While some larger Caribbean hubs have plenty of flight connections to the US, if you want to venture to smaller islands, you’ll likely need to look to Caribbean airlines and their puddle-jumper routes. That means flying on a regional airline that you might not have flown with — or heard of — before.
To find the safest regional options among the Caribbean airlines, we turned to AirlineRatings.com, which releases an annual list of the world’s safest airlines. The organization judges airlines ‘safety merits on a seven-star scale, with criteria including whether the European Union and US Federal Aviation Administration endorse them, if the carriers have ever had a fatality, and how they measure up to two international regulators’ safety standards . One is a set of requirements for the airline’s home nation set by the International Civil Aviation Organization, which is run by the United Nations, and the other is the International Air Transport Association’s Operational Safety Audit (IOSA) for each individual airline.
Here are seven of the safest airlines in the region, according to AirlineRatings.com’s criteria. Their fleets have all types of planes, ranging from tiny, nine-seater jets, to the larger Boeing and Airbus models. Their combined route networks stretch to cover huge tourist destinations as well as the more remote islands in the Caribbean.
The Trinidad and Tobago – based carrier is one of the safest options in the region, with a seven-star score from AirlineRatings.com. Among some of its 14 island destinations are St. Maarten, Antigua, St. Lucia, St. Vincent, and Nassau, Bahamas. With the airline’s numerous routes criss-crossing across the Caribbean, there’s a good chance you’ll find the inter-island combination you need. It even has direct flights from Toronto, New York, and Florida to some of the larger islands. A budget carrier at its core, the onboard amenities might be a bit bare bones compared to other airlines, but passengers on longer flights get a free checked bag and in-flight meal.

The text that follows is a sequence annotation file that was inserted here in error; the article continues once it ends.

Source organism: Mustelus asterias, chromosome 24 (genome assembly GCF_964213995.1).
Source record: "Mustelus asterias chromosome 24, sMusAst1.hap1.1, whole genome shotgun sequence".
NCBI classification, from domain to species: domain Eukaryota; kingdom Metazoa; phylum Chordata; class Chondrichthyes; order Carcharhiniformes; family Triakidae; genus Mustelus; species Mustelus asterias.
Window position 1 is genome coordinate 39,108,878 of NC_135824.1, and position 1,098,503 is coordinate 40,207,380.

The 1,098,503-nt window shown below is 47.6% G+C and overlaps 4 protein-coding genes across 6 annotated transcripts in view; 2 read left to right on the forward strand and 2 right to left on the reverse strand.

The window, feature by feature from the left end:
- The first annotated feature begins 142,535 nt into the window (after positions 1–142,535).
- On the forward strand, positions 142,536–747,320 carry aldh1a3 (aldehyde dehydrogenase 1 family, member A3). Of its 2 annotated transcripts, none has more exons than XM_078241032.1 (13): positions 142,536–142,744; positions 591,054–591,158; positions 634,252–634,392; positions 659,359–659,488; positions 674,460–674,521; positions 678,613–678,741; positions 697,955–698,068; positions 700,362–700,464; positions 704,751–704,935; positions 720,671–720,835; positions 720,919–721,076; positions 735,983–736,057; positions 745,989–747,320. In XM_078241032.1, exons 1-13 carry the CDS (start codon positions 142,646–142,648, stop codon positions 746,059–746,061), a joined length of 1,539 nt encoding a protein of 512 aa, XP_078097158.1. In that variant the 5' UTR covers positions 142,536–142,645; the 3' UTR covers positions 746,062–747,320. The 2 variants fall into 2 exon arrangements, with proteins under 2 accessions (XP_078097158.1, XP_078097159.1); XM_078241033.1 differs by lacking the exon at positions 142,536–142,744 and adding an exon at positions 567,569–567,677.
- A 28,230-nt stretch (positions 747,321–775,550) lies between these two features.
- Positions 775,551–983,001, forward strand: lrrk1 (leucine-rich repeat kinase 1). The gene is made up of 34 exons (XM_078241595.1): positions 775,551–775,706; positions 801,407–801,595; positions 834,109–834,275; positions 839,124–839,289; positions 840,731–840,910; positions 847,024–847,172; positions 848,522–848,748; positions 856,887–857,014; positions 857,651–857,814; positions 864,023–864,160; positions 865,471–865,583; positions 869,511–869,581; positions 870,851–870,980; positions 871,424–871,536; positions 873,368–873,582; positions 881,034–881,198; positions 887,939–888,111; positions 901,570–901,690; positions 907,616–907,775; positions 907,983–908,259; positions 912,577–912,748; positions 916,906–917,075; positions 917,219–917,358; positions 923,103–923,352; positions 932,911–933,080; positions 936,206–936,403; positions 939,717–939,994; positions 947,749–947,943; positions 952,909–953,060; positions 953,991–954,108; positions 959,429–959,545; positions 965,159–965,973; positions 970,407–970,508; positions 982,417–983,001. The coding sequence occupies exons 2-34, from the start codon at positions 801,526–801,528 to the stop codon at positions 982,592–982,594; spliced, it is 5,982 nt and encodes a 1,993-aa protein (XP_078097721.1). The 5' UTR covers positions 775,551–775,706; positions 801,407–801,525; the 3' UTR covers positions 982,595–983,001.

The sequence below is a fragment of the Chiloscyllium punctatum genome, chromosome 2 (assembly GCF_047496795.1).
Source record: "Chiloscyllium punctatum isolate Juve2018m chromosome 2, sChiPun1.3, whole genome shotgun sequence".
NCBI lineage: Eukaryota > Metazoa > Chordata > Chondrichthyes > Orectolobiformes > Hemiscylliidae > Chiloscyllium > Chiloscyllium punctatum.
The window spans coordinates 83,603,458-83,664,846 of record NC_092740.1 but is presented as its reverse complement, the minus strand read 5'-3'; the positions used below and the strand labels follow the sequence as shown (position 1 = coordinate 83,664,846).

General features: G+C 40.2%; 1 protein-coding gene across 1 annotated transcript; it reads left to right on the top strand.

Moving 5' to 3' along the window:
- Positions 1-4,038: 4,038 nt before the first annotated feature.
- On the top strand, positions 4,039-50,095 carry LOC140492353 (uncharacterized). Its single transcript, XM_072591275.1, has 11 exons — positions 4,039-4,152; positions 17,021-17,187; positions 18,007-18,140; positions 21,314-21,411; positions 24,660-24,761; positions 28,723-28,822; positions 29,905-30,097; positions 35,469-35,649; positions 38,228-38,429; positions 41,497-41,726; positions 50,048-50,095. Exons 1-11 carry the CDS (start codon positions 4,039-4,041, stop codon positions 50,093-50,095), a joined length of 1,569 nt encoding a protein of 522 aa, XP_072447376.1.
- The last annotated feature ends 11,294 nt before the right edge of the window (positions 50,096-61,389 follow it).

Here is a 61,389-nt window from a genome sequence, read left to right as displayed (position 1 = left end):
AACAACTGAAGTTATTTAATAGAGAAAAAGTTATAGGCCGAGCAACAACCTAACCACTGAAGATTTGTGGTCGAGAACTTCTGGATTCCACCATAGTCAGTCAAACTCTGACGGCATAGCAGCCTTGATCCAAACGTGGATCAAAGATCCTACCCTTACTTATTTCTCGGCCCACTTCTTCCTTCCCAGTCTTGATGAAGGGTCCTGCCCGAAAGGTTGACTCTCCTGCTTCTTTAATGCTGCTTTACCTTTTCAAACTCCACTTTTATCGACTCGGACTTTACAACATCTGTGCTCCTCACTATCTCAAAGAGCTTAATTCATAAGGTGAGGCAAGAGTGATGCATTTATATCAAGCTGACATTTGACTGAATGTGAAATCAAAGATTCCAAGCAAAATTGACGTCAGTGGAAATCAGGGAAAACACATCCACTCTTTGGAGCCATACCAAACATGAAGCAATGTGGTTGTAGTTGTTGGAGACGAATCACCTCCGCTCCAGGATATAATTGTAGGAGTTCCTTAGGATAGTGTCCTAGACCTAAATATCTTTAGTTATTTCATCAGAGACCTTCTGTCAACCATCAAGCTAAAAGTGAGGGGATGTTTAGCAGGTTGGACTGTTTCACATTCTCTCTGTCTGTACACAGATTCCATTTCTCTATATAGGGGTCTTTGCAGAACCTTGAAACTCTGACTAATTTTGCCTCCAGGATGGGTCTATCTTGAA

Another airline with a perfect seven stars from AirlineRatings.com. If the francophone name wasn’t a tipoff, Air Caraibes mainly services the French Caribbean islands and is based on the French department of Guadeloupe. In addition to that island, the airline’s key destinations include the French-influenced areas of St. Barts, Martinique, and 14 other island airports across the region. The airline’s planes are relatively new, with an average fleet age of just eight years, according to PlaneSpotters.net. It has several long-haul Airbus A350 and A330 planes that carry French tourists from Paris to the islands, but for regional flights, expect to board a smaller 70-seat ATR turboprop plane.
Also scoring top marks in all safety categories is Cayman Airways, with another perfect ranking across the board from AirlineRatings.com. The carrier flies from all three Cayman Islands to Havana, Cuba; and both Kingston and Montego Bay, Jamaica. For short, inter-island hops, Cayman Airways operates small 19-seater Twin Otter jets or the slightly bigger Saab 340 turboprop jet, which seats between 33 and 36 people. The airline’s longer routes from Miami, New York, Tampa, and Denver, are operated primarily with Boeing 737-300 planes, which at 20-plus years old are still safe, but the cabins might feel dated. But, on those longer routes every passenger gets a free meal and complimentary rum punch.